As I said, there is nothing in the standard that says how the data must be stored or how to access it. You simply CAN'T get the size. You have to keep track of it by yourself.

  8. #8
    Code Goddess Prelude's Avatar
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    >How would I acces to the size information?
    Code:
    size_t size = some_num;
    
    p = malloc ( size * sizeof *p );
    if ( p != NULL )
      printf ( "%p points to %lu blocks\n", p, (unsigned long)size );
    The size information is now in the size variable. This is the only portable and accurate/safe way to remember how much memory is allocated to you.

    -Prelude
    My best code is written with the delete key.

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    Actually, this is the way I allocate the memory assiated to pointer "p".

    But, if I pass pointer "p" to a function, were I'm reading or writing information in the memory associated, can have any control of whether or not I'm writing out of the reserved memory?

    My doubt is if it is possible to know the size of the allocated memory pointed by a pointer, in case I don't have acces to the variable "size".

  10. #10
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    Originally posted by cris_orpi
    Actually, this is the way I allocate the memory assiated to pointer "p".

    But, if I pass pointer "p" to a function, were I'm reading or writing information in the memory associated, can have any control of whether or not I'm writing out of the reserved memory?

    My doubt is if it is possible to know the size of the allocated memory pointed by a pointer, in case I don't have acces to the variable "size".
    Most functions that receive a pointer as an arg use one of two method to determine how much data they can read/write. In the case of strings (char arrays), the nul terminator ('\0') is used to denote the end of the array. The second method is to pass the size of the memory chunk as another parameter.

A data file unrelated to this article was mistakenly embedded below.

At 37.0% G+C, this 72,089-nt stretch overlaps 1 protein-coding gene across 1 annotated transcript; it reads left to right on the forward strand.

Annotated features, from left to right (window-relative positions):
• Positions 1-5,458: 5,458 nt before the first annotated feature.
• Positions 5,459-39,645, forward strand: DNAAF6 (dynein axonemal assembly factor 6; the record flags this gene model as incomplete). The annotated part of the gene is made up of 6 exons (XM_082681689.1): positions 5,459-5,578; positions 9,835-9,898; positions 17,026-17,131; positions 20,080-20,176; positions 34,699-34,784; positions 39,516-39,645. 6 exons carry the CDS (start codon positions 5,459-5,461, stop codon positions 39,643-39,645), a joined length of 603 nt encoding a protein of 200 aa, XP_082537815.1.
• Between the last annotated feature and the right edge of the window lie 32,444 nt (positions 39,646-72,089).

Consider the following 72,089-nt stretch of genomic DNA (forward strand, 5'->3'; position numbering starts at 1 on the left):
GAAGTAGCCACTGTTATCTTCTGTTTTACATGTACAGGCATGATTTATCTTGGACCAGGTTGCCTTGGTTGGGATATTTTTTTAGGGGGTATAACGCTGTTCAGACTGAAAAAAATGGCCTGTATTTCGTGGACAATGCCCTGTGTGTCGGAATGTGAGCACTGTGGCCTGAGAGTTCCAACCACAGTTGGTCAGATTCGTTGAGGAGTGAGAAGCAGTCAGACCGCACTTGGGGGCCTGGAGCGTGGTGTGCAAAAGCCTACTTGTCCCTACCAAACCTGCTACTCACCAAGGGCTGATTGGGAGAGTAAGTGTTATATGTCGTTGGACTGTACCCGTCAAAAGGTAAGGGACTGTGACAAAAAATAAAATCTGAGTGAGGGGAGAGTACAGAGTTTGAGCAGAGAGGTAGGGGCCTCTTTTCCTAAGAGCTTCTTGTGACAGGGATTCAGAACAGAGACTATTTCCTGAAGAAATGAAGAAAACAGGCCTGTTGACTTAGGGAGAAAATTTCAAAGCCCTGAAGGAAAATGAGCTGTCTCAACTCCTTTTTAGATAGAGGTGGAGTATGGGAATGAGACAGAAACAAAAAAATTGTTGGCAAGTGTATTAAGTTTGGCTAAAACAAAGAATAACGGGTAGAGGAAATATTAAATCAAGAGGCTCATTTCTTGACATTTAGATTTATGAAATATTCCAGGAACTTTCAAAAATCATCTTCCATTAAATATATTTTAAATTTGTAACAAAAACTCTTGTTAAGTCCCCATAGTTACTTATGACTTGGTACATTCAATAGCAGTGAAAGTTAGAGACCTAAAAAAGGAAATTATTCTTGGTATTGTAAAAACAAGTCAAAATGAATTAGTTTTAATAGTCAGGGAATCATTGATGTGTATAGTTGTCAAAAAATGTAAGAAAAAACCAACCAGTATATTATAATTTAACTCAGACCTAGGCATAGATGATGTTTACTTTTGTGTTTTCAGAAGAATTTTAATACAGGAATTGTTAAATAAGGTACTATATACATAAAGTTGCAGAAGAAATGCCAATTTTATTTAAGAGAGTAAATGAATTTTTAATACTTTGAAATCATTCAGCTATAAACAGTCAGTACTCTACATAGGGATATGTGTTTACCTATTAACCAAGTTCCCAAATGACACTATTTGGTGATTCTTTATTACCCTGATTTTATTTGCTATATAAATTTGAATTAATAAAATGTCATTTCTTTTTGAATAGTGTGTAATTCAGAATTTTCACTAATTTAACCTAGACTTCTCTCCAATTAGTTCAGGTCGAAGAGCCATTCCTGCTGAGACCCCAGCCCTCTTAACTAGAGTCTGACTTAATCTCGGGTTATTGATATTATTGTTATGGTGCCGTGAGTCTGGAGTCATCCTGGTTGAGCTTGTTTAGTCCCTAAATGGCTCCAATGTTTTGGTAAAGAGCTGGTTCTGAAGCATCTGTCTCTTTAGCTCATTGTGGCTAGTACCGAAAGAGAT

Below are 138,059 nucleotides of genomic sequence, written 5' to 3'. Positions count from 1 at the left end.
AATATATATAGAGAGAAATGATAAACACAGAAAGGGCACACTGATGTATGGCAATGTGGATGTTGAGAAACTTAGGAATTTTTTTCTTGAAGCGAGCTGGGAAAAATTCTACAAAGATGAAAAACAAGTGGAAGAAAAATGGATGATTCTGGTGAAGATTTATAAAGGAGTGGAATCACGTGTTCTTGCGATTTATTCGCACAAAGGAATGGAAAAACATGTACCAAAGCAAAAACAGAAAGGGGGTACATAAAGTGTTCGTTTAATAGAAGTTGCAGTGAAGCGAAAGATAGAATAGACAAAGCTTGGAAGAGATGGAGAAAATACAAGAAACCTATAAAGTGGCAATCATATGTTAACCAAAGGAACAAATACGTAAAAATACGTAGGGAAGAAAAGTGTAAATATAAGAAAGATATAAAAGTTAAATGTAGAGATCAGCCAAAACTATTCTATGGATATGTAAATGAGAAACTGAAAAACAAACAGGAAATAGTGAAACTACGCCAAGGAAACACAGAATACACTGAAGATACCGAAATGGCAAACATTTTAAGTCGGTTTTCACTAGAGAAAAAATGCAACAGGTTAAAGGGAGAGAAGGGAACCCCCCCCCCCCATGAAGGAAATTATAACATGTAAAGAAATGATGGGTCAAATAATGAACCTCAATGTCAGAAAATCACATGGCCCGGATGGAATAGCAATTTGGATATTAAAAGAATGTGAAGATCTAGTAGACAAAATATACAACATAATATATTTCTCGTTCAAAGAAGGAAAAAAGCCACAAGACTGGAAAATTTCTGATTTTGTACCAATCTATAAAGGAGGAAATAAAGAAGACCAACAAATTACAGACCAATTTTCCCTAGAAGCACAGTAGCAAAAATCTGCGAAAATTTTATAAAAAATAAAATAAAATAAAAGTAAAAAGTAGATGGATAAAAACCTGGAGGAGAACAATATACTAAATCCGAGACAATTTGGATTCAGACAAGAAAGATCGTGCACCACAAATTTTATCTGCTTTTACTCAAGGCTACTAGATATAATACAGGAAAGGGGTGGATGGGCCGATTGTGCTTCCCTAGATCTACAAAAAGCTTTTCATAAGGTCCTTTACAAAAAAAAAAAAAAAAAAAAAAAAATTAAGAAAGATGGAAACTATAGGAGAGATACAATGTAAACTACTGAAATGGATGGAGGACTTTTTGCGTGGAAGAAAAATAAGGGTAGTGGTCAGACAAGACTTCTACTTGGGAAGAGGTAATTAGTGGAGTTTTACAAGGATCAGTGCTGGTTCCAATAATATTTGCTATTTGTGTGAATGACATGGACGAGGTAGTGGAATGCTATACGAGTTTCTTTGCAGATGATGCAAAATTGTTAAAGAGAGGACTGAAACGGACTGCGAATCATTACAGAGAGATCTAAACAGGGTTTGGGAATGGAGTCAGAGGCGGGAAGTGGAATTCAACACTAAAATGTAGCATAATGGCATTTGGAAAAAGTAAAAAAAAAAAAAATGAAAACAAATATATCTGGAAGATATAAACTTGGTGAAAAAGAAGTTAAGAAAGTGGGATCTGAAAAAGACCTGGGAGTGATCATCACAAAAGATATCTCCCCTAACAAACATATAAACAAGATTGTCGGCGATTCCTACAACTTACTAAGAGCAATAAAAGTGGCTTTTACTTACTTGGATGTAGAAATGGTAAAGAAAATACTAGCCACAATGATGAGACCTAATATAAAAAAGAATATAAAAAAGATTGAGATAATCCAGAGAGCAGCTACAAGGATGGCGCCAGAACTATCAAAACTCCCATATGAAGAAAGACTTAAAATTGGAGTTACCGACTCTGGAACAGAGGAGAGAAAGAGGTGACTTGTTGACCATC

Code:
    void foo(char *p, int len)
    {
       printf ("I can read/write %d bytes at location %p\n", len, (void*)p);
    }
    When all else fails, read the instructions.
    If you're posting code, use code tags: [code] /* insert code here */ [/code]

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    Question

    and what if function "foo" doesn't receive "len" value? Would there be a way, inside function "foo", of knowing the size of the memory pointed to pointer "p"? or, in another words, to have control of whether or not we are writing/reading information out of the reserved memory?

    For what's been said, I guess there's no way of doing that Is this right?

  12. #12
    Code Goddess Prelude's Avatar
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    >Is this right?
    Correct, there is no guaranteed way of getting the size of allocated memory. Which is why we told you to place the size in a variable from the start.

    -Prelude
    My best code is written with the delete key.

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    OK! Thank you.

    But, then, there's must be a way for the program to control what memory is already being used.

    How does the program know where it can allocate new memory?

  14. #14
    Programming Sex-God Polymorphic OOP's Avatar
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    Originally posted by Polymorphic OOP
    In terms of how dynamically allocated memory keeps track of the size, it's not explicitly defined by the language. It can vary from compiler to compiler. Usually that data is stored in the memory prior to the location that the poiner points to.
    In other words, it can vary. That's not something specifically specified by the language, which is why you have to keep track of it by yourself as well.